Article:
Astronauts capture video of Hurricane Irene from orbit

astronauts capture video of hurricane irene from orbit

As Hurricane Irene is hot on a possible track for Florida, an Expedition 28 crew member on the International Space Station captured video of the storm yesterday at 3:33 p.m. EDT. 

The storm was building momentum and intensity as it passed north of the Caribbean island of Hispaniola, which is shared by both the Dominican Republic and Haiti. The view from 225 miles above is a serene look at something with such a high potential for destruction below.

As of this morning, Hurricane Irene was classified as a Category 2 storm, and continues to whip at the Dominican coastline. According to the National Hurricane Center in Miami, the storm is expected to move over the Turks and Caicos islands this afternoon. Current five-day forecasts have Hurricane Irene ramping up to a Category 3 storm capable of 130mph winds by Friday, where it is expected to zip up the Central Florida coastline. The current forecasted path puts the storm 100 miles east of Cape Canaveral on Friday, although that’s subject to a fair amount of change.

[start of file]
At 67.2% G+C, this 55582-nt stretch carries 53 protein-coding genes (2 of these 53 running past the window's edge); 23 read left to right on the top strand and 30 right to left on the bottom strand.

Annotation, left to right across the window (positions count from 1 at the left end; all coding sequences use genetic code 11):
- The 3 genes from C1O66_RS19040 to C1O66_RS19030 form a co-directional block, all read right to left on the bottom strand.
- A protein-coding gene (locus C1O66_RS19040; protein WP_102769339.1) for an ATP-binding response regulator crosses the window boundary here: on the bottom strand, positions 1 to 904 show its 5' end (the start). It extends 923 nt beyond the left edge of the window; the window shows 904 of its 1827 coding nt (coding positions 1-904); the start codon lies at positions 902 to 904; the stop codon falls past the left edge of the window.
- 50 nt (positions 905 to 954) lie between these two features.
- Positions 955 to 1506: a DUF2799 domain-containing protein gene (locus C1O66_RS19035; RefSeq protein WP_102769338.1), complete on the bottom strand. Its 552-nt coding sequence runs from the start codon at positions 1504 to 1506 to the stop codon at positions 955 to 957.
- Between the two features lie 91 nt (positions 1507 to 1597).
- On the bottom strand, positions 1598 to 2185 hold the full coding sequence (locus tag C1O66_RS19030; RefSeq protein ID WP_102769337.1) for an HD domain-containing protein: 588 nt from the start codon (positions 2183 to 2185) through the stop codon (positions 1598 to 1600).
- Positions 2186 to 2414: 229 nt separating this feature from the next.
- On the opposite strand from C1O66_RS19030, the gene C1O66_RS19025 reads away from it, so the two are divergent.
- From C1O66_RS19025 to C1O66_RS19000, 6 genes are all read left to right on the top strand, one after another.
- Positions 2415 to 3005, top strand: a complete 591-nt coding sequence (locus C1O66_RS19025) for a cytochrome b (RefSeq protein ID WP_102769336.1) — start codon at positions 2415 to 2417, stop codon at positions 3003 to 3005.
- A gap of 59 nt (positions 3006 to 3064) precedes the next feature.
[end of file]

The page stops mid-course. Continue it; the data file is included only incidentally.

Up in space, Expedition 28 is a joint Russian-American mission to the ISS. The mission began with an April 4 launch of Russian commander Andrey Borisenko and flight engineers Alexander Samokutyaev, along with American flight engineer Ron Garan. In June, Americans Mike Fossum and Satoshi Furukawa and Russian Sergei Volkov, all flight engineers, joined the rest of the team.

The team is tasked with continuing the ongoing research in the ISS as well as prepping the space station for future missions. With the end of the space shuttle program, Expedition 28 has to provision the station with enough supplies and spare parts for it to stay operational until new orbital transporters are available. The team is also installing infrastructure upgrades to command/control and communications systems. The first half of the team will stay in orbit until September, with the latter half landing in November.

 Lead photo via @Astro_Ron, video via NASA